|Publication number||US5868405 A|
|Application number||US 08/875,915|
|Publication date||Feb 9, 1999|
|Filing date||Feb 9, 1996|
|Priority date||Feb 10, 1995|
|Also published as||DE19504464C1, EP0808200A1, WO1996024411A1|
|Publication number||08875915, 875915, PCT/1996/584, PCT/EP/1996/000584, PCT/EP/1996/00584, PCT/EP/96/000584, PCT/EP/96/00584, PCT/EP1996/000584, PCT/EP1996/00584, PCT/EP1996000584, PCT/EP199600584, PCT/EP96/000584, PCT/EP96/00584, PCT/EP96000584, PCT/EP9600584, US 5868405 A, US 5868405A, US-A-5868405, US5868405 A, US5868405A|
|Inventors||Alexander Lavecchia, Robert Petersen|
|Original Assignee||Lavecchia; Alexander, Petersen; Robert|
|Export Citation||BiBTeX, EndNote, RefMan|
|Patent Citations (9), Referenced by (35), Classifications (13), Legal Events (3)|
|External Links: USPTO, USPTO Assignment, Espacenet|
The present invention concerns a sporting device with an oblong, plate-shaped foundation according to the preamble of claim 1.
The genre-forming state of the art emerges from DE 27 11 930 A1. A device for sliding on snow is depicted in FIG. 7 of this publication, on the underside of which in the middle area a system of guides is provided which includes two outer guides 10, two inner guides 9 between the outer guides 10, and a central guide 8 which can also be shorter or longer than is depicted in FIG. 7. The guides 9 are arranged symmetrically to guide 8 and slightly arched, whereby the arching is greater in the rear area. The outer guide 10 is even more strongly arched than guide 9 (see description, page 24, third and fourth paragraph). From this it follows that the distance between the guides 9 and 10 increases toward the rear. Nothing is said on the height of the guides of the embodiment of FIG. 7 of DE 27 11 930 A1.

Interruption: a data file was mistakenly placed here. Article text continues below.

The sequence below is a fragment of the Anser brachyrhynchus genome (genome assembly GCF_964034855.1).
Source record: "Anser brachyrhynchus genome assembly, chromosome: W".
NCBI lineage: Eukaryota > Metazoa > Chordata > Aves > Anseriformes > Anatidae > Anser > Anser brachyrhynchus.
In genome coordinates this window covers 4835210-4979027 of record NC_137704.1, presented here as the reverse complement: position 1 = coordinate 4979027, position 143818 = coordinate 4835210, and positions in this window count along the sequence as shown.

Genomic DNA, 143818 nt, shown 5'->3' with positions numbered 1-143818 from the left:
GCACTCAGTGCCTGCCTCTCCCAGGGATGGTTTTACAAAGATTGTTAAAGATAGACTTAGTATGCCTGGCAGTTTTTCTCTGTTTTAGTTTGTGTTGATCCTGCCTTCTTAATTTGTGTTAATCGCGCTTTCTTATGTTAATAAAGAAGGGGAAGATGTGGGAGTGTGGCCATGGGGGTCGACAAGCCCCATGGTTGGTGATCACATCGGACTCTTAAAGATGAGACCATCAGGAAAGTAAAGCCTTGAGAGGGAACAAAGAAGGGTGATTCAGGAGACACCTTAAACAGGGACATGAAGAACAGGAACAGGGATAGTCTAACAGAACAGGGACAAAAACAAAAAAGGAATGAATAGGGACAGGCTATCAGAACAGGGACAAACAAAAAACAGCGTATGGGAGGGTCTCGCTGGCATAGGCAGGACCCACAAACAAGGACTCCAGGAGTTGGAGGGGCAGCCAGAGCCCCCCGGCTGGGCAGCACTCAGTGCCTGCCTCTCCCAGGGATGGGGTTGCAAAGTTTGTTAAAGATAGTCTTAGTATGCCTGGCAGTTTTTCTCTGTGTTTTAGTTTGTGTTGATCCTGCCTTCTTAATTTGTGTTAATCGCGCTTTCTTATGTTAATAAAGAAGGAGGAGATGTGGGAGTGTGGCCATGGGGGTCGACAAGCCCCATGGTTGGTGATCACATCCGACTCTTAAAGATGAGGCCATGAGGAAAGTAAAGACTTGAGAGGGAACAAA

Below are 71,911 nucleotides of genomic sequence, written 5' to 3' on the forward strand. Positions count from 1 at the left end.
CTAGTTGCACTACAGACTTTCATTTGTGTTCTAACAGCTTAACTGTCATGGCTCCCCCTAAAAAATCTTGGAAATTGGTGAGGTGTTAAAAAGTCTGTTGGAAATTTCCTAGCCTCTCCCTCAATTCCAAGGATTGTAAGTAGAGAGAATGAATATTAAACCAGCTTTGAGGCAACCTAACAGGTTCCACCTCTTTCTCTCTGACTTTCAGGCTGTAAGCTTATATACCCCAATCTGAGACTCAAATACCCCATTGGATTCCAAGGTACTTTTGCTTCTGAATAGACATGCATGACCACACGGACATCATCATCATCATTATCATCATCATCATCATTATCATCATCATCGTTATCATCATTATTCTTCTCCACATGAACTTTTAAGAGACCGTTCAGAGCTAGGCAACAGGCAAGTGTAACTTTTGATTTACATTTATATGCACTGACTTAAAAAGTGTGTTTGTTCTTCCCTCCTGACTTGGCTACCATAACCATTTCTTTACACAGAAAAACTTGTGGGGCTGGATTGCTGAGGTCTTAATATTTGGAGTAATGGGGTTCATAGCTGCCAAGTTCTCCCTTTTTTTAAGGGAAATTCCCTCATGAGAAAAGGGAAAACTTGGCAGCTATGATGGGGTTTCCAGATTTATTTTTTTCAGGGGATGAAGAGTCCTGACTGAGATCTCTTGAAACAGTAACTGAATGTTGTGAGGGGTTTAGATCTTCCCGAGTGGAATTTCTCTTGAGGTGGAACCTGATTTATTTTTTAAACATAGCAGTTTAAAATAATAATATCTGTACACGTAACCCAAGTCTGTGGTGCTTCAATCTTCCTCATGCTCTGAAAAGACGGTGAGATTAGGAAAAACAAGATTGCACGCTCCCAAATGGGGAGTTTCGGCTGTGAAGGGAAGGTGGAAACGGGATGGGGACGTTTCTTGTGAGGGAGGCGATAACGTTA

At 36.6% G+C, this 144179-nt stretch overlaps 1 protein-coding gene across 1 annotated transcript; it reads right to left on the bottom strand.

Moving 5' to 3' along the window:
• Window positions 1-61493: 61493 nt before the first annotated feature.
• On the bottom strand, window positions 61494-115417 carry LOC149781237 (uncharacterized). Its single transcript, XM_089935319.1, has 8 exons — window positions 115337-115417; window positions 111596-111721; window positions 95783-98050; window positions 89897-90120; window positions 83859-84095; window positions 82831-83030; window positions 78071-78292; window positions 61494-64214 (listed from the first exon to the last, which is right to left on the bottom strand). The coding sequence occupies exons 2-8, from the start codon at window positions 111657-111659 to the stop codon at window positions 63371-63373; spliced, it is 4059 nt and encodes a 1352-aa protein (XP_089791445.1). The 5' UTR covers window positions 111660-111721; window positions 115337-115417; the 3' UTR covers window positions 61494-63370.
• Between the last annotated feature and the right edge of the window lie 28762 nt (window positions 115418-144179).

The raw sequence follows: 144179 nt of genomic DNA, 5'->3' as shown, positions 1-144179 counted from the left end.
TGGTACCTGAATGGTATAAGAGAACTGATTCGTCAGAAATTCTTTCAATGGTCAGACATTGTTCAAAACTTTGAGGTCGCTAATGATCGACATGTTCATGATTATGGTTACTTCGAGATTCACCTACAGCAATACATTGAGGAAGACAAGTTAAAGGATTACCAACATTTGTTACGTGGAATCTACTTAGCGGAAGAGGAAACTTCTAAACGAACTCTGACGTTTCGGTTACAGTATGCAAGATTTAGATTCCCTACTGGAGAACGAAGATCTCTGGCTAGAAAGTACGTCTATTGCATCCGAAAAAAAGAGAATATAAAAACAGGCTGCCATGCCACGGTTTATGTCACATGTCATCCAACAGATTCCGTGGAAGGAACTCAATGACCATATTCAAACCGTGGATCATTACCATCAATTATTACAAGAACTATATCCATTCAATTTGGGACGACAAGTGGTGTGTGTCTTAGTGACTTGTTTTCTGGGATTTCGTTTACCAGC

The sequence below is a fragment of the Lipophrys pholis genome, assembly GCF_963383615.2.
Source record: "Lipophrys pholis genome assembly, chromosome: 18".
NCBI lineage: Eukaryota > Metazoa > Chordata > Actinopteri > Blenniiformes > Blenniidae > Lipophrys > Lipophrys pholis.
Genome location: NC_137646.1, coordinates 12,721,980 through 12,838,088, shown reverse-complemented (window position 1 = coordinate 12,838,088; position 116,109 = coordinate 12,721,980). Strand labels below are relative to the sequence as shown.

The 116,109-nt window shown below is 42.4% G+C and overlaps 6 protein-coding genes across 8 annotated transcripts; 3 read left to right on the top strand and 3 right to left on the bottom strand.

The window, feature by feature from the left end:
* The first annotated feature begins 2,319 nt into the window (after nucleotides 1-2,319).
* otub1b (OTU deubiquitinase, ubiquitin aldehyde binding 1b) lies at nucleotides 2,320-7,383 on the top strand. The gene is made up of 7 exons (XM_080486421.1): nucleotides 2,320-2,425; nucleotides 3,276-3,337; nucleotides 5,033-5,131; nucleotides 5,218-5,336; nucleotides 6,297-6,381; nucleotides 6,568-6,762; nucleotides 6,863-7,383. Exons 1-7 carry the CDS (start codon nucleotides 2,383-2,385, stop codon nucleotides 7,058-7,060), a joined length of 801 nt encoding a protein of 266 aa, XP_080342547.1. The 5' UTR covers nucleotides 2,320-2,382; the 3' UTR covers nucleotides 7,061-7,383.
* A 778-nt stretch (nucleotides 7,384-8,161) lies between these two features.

Since the guides of the embodiment depicted in FIG. 7 are basically of equal length, the guides form lines of force which essentially run parallel to the longitudinal axis. A change in direction can only be executed by a complete weight shift of at least 50% on one of the parallel force lines. This way, a change in the foot position is required which necessarily leads to a labile center for the operator. If the guides 8, 9, 10 are arranged at equal height, the steering action of the individual guides is mutually cancelled. This can only be avoided by great differences in height as depicted in FIGS. 9 through 12 of DE 27 11 930 A1. Such a measure nonetheless leads to increased angles of inclination and therewith to an instability of the operator in changing direction.
Underlying the invention is the object of creating an easily steerable sporting device with simple means of construction.
This object is realized by a sporting device according to patent claim 1.
The greatest advantage of the sporting device of the invention lies in its maneuverability.